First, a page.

OTTAWA, October 3, 2016 – Tomorrow, the Leader of the Opposition in the Senate, Claude Carignan, is tabling legislation to beef up drug-impaired driving laws to prevent the loss of innocent lives and injuries that occur in Canada every year.
More robust drug-impaired driving detection tools have been needed for quite some time. Canada is already lagging behind a bevy of countries around the world that have roadside drug screening tests, including some in the U.S, Australia, Germany, France, Belgium, Spain, Italy, and the United Kingdom.
The technology to determine drug-impaired driving exists, and many jurisdictions have adopted roadside drug screening tests in order to lower the rate of drug-impaired driving. Senator Carignan’s proposed legislation would amend the Criminal Code to give police the tools to screen drivers with the use of a non-invasive saliva roadside device. The device would quickly target the presence of selected illicit drugs.
“Consuming drugs and getting behind the wheel of a car is a serious crime that is being underreported because the lack of tools that police need to detect drug-impaired drivers,” said Senator Carignan. “This legislation is being introduced to better protect Canadians and their families, deter the act of drug-impaired driving and make it more efficient for law enforcement to stop and investigate impaired driving before tragedies happen.”
According to the Canadian Centre on Substance Abuse, just as many drivers died in road collisions after using drugs as those who had been drinking. MADD statistics concur, finding 614 road fatalities in 2012 where a driver had drugs present in their system, compared to 476 fatalities where a driver had alcohol in their system.
In 2013, according to Government of Canada statistics, 97% of prosecutions caused by impaired driving in Canada were due to alcohol, as opposed to only 3% drugs, due to the fact that there are currently no roadside screening devices to identify drug-impaired drivers.
As it is, current roadside tests, which are based on behavioral observations by police officers, cannot always provide quick and conclusive results that clearly indicate the absence or presence of drugs when impairment might be detected by a police officer.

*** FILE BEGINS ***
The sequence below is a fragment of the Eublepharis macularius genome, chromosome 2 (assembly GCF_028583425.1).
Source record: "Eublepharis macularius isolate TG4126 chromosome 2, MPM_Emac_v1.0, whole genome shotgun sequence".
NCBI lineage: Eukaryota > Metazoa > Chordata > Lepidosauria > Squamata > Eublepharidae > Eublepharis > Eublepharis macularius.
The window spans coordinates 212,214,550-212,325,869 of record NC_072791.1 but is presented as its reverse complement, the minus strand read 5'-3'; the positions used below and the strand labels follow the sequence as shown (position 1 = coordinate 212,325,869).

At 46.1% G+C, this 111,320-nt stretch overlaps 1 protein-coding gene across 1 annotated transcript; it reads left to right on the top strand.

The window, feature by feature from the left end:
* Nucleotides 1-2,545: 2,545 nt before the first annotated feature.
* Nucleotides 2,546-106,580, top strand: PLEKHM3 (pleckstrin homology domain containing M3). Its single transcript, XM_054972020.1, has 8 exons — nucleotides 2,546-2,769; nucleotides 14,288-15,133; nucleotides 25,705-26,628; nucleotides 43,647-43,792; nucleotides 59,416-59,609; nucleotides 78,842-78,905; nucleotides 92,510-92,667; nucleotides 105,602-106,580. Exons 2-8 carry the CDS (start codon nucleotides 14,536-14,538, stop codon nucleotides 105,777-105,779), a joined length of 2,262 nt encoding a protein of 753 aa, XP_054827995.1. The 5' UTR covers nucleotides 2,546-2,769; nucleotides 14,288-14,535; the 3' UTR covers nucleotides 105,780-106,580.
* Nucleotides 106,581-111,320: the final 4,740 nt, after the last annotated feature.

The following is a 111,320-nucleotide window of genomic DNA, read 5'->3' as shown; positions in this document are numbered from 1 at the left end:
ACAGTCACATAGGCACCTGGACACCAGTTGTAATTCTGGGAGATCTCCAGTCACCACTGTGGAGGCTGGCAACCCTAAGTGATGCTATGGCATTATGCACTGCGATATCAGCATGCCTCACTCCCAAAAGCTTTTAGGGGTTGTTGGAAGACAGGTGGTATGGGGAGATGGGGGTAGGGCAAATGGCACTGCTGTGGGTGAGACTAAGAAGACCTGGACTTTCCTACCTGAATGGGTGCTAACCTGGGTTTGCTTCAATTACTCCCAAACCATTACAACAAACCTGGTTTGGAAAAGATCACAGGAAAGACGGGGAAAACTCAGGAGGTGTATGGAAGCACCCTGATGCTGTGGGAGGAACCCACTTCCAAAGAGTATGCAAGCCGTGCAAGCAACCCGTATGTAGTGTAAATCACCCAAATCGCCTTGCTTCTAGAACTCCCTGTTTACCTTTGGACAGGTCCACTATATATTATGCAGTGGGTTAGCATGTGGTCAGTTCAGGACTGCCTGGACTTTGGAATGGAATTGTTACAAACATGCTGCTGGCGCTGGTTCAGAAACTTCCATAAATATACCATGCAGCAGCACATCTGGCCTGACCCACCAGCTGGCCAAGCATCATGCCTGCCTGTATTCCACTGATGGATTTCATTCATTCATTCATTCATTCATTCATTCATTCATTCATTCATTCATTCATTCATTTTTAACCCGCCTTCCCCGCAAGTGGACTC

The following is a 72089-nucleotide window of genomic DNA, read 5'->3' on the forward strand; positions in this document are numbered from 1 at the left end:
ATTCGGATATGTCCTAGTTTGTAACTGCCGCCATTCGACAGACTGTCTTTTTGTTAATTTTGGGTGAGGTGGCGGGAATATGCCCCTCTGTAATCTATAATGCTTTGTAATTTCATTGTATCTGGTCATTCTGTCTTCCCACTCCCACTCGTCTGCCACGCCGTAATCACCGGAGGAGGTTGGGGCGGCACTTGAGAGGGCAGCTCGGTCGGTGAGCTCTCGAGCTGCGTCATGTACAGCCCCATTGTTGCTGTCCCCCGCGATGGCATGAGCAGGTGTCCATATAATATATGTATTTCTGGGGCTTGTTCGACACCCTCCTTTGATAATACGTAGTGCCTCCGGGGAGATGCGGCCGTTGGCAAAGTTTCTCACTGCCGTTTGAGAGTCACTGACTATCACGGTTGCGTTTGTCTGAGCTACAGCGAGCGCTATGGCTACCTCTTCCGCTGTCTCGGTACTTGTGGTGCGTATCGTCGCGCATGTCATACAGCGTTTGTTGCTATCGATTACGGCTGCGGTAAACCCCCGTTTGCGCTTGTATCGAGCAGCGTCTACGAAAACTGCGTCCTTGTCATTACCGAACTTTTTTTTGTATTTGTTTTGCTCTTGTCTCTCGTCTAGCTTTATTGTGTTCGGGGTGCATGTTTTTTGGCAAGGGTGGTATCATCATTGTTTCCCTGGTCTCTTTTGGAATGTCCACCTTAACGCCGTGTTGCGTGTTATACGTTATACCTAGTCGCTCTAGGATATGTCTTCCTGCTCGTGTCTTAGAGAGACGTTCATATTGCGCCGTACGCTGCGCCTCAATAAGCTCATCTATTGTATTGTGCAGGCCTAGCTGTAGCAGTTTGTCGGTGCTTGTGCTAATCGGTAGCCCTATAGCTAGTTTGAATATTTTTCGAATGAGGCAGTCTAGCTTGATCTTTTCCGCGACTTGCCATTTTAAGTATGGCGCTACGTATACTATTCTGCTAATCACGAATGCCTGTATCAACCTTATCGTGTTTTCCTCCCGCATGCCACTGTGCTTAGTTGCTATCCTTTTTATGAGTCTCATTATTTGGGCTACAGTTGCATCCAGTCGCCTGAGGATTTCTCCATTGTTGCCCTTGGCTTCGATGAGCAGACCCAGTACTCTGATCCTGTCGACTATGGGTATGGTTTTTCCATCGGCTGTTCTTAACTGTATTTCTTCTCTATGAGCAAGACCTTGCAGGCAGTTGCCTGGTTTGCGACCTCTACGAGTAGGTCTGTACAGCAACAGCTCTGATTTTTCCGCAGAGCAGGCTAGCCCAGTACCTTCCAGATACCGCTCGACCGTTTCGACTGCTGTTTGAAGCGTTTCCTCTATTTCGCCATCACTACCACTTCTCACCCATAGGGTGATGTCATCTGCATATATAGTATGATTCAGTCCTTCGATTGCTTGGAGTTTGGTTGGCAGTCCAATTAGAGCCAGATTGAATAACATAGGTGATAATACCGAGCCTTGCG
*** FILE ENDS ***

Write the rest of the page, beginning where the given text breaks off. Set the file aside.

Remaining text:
Canada must act swiftly to deter more injuries and deaths on the road due to drug-impaired driving. Senator Carignan remains hopeful that his Bill will be strongly supported.
“The Murdered or Missing Persons’ Families’ Association (MMPFA) supports all legal coercive measures for drunk and drug-impaired driving. Consequences on families and victims are disastrous,” said Nancy Roy, Director General of the Association. “We have to punish the guilty more fairly in relation to the consequences they cause when they get impaired and decide to drive. These offending drivers must take responsibility for the irreparable damage they cause.”
« Drug-impaired driving is a scourge that too often goes unnoticed and regrettably, the devastating impacts on our roads are underestimated. Several victims have paid the price of careless drug-impaired driving with their lives,” said Lise Lebel, President of the Fondation Katherine Beaulieu. “This could have been avoided if adequate measures had been in place, as they are for drunk driving. Police currently have few effective ways to catch individuals who make the deliberate choice to drive after taking drugs. This Bill will reset the justice pendulum so that the problem of drug-impaired driving is controlled as effectively as drunk driving. »
“We truly believe that this Bill must be implemented because it will hold drug impaired drivers accountable for their actions,” says Markita Kaulius, President of Families for Justice.
“We have seen too many people losing their lives due to drug impaired driving. The police need better tools to keep drug impaired drivers off the road before they kill or hurt others. We hope that this Bill will be an added deterrent. As a society, we require new responses to new challenges. Better detecting the presence of drugs among drivers will help keep them off of our roadways and keep Canadians safe from harm as everyone deserves the right to get home safely at the end of the day.”
Office of the Honourable Senator Claude Carignan, P.C., Leader of the Opposition in the Senate
613-992-0240 – email@example.com
Drug-Impaired Driving Legislation
This legislation responds to serious concerns expressed from various law enforcement agencies, experts and victims’ organizations urging for improving law enforcement’s capacity to detect drug-impaired driving.
In 2008, police were given the authority to demand a Standard Field Sobriety Test (SFST) if they had grounds to suspect drug impairment in a driver. Prior to these amendments, they had no authority to test drivers for drug impairment. However, current roadside tests, which are based on behavioral observations, cannot provide quick and conclusive results that clearly indicate the absence or presence of drugs when impairment is detected by a police officer. Therefore, despite these changes, drug-impaired cases are under-reported because of the absence of an effective drug detecting tool that allows for quick and objective results.
Why this legislation is important: